There’s been a lot of (justifiable) excitement recently about the arrival of the $1000 genome, the drop in sequencing costs in general, and what it means in the research and clinical space. The focus has mostly been on genome sequencing, but over time the transcriptome is likely to yield a much more complex and interesting picture.
Apart from Illumina’s New HiSeq X platform (due to brilliant/evil marketing – your choice), pretty much all sequencing platforms are capable of measuring the transcriptome using one of the many forms of RNA-Seq. But they’re not all equally good at it.
The (non-existent) ideal RNA-Seq platform would have the following characteristics, more or less in order of importance:
- Lots of reads – at least 10s of millions to 100s of millions; more reads equals greater sensitivity
- Long reads – the longer the read, the easier it is to measure splice isoforms
- Inexpensive platform to operate
- Inexpensive platform to buy
- Quick runs
- High quality reads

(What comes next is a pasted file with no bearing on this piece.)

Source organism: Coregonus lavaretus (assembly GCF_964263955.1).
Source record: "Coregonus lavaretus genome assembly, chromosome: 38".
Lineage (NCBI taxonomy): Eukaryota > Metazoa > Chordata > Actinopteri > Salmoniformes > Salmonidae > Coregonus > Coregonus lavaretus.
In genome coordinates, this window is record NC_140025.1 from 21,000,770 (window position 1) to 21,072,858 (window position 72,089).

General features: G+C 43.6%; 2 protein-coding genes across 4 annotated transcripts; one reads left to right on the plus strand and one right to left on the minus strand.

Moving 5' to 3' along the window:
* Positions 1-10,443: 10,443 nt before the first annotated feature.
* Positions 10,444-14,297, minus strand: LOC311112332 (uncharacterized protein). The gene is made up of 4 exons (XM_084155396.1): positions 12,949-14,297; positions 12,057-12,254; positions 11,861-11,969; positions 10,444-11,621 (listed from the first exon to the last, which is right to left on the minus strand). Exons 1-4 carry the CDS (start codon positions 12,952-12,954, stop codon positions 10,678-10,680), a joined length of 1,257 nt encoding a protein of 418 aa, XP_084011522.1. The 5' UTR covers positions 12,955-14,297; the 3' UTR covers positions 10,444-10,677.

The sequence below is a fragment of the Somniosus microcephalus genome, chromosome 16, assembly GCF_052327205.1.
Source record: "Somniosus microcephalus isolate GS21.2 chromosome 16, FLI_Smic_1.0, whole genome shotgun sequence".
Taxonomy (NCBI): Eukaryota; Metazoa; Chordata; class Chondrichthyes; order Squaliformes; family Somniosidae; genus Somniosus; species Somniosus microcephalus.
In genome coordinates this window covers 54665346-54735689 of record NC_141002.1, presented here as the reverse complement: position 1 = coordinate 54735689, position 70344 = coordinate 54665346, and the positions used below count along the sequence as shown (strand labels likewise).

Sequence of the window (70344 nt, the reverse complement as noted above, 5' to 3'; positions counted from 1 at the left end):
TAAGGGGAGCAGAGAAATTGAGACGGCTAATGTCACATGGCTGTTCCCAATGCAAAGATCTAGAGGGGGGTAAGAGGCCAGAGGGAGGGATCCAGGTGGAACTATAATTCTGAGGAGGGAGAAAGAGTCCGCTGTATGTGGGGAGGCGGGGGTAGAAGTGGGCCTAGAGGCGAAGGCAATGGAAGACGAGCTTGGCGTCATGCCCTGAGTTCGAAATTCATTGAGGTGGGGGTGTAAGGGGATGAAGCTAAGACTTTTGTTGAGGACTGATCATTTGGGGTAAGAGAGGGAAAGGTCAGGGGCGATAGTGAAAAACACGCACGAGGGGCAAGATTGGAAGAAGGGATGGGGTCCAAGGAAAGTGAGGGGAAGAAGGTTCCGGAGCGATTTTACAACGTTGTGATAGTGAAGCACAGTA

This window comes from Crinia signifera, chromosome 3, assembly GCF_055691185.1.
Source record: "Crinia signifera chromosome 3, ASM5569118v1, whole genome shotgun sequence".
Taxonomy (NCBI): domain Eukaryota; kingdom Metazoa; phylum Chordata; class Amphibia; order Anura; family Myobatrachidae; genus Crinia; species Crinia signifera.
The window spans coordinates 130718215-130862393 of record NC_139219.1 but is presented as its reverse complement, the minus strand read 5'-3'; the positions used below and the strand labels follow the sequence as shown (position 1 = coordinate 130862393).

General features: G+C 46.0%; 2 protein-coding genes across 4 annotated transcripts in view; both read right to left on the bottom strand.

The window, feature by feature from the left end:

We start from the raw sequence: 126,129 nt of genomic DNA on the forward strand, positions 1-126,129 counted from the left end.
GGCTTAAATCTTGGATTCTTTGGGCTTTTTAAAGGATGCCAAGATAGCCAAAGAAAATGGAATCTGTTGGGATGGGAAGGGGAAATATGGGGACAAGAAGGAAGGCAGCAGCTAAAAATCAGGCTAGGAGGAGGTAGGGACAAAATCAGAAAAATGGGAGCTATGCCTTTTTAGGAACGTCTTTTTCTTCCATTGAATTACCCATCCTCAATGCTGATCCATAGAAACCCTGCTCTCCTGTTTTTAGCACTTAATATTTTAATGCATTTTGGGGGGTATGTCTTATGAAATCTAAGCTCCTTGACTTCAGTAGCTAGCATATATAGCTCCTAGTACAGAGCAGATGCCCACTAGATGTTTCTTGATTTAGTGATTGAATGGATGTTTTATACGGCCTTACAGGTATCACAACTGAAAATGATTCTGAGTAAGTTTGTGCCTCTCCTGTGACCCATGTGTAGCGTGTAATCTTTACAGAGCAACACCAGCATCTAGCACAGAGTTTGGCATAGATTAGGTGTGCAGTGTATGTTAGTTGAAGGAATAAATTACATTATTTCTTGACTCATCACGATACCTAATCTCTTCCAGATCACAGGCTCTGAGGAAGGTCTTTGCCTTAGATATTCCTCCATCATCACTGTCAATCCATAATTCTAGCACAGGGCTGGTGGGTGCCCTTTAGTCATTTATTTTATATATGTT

The MiSeq, PGM and 454 aren’t great as they really don’t produce enough reads. The various iterations of the HiSeq seem like decent candidates and a lot of great transcriptome studies have been completed on these platforms. But the latest iteration, HiSeq 2500 with v4 chemistry, generates around 4 billion reads per run. Unless you’ve got a LOT of samples, it’s probably a bit of overkill.
But two platforms seem to fall in the sweet spot – the Ion Torrent Proton PI and the Illumina NextSeq 500. The running costs for the two platforms are roughly the same – $1000 will give a bit over 80M reads on the PI and ~100M on the NextSeq. The NextSeq has the edge in read length (2X150 rather than 100-200b reads on the PI), but the PI wins out on runtime, generating results in 3-4 hours. If Thermo ever launches the PII chip, the cost per 100M reads would drop to ~$300. Given how well the Proton competes in this space, it’s a little surprising that it isn’t marketed more heavily for transcriptome sequencing.
The Honorable Mention
PacBio is kind of a special case – it doesn’t produce anywhere near enough reads for ‘counting’ applications, but the ultra long reads (approaching an average of 10kb) are uniquely positioned to read entire transcripts in one go, making it easy to tell exactly what isoform is present. The method, which is still being rolled out, is called ISO-SEQ. The shorter read platforms can attempt this, but it involves creating a mini-assembly of each transcript and there’s only so much info you can glean from this method.